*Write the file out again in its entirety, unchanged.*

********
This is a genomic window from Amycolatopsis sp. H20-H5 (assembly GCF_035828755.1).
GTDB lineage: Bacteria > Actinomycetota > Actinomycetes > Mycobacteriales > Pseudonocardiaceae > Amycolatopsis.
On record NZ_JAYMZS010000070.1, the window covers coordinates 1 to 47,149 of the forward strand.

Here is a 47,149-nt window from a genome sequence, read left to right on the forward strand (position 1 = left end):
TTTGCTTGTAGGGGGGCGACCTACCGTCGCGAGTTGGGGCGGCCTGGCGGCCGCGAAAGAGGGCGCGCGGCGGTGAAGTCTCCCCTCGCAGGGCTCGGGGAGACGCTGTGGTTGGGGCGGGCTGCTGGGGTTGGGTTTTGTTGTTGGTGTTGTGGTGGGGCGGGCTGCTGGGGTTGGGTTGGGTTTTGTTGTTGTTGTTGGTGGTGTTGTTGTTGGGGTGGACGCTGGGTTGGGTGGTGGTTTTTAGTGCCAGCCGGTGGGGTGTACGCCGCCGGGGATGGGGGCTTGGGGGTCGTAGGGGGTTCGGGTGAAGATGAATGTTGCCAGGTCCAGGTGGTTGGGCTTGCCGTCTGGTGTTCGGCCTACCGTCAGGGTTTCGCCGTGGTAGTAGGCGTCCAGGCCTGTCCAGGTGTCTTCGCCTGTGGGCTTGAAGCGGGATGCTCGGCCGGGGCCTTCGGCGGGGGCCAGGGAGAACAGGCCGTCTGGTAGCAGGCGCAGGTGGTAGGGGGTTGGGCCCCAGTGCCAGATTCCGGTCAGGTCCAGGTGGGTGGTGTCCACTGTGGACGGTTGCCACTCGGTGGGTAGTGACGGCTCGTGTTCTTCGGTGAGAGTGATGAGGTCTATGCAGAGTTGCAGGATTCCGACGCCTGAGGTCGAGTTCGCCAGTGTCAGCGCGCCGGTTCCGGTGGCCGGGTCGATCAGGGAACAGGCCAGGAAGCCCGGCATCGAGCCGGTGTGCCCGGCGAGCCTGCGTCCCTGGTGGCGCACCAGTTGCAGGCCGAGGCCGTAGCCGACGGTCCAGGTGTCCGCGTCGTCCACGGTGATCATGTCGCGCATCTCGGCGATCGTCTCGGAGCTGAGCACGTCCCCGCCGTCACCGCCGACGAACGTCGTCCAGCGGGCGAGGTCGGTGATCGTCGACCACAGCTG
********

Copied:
This is a genomic window from Amycolatopsis sp. H20-H5 (assembly GCF_035828755.1).
GTDB lineage: Bacteria > Actinomycetota > Actinomycetes > Mycobacteriales > Pseudonocardiaceae > Amycolatopsis.
On record NZ_JAYMZS010000070.1, the window covers coordinates 1 to 47,149 of the forward strand.

Here is a 47,149-nt window from a genome sequence, read left to right on the forward strand (position 1 = left end):
TTTGCTTGTAGGGGGGCGACCTACCGTCGCGAGTTGGGGCGGCCTGGCGGCCGCGAAAGAGGGCGCGCGGCGGTGAAGTCTCCCCTCGCAGGGCTCGGGGAGACGCTGTGGTTGGGGCGGGCTGCTGGGGTTGGGTTTTGTTGTTGGTGTTGTGGTGGGGCGGGCTGCTGGGGTTGGGTTGGGTTTTGTTGTTGTTGTTGGTGGTGTTGTTGTTGGGGTGGACGCTGGGTTGGGTGGTGGTTTTTAGTGCCAGCCGGTGGGGTGTACGCCGCCGGGGATGGGGGCTTGGGGGTCGTAGGGGGTTCGGGTGAAGATGAATGTTGCCAGGTCCAGGTGGTTGGGCTTGCCGTCTGGTGTTCGGCCTACCGTCAGGGTTTCGCCGTGGTAGTAGGCGTCCAGGCCTGTCCAGGTGTCTTCGCCTGTGGGCTTGAAGCGGGATGCTCGGCCGGGGCCTTCGGCGGGGGCCAGGGAGAACAGGCCGTCTGGTAGCAGGCGCAGGTGGTAGGGGGTTGGGCCCCAGTGCCAGATTCCGGTCAGGTCCAGGTGGGTGGTGTCCACTGTGGACGGTTGCCACTCGGTGGGTAGTGACGGCTCGTGTTCTTCGGTGAGAGTGATGAGGTCTATGCAGAGTTGCAGGATTCCGACGCCTGAGGTCGAGTTCGCCAGTGTCAGCGCGCCGGTTCCGGTGGCCGGGTCGATCAGGGAACAGGCCAGGAAGCCCGGCATCGAGCCGGTGTGCCCGGCGAGCCTGCGTCCCTGGTGGCGCACCAGTTGCAGGCCGAGGCCGTAGCCGACGGTCCAGGTGTCCGCGTCGTCCACGGTGATCATGTCGCGCATCTCGGCGATCGTCTCGGAGCTGAGCACGTCCCCGCCGTCACCGCCGACGAACGTCGTCCAGCGGGCGAGGTCGGTGATCGTCGACCACAGCTG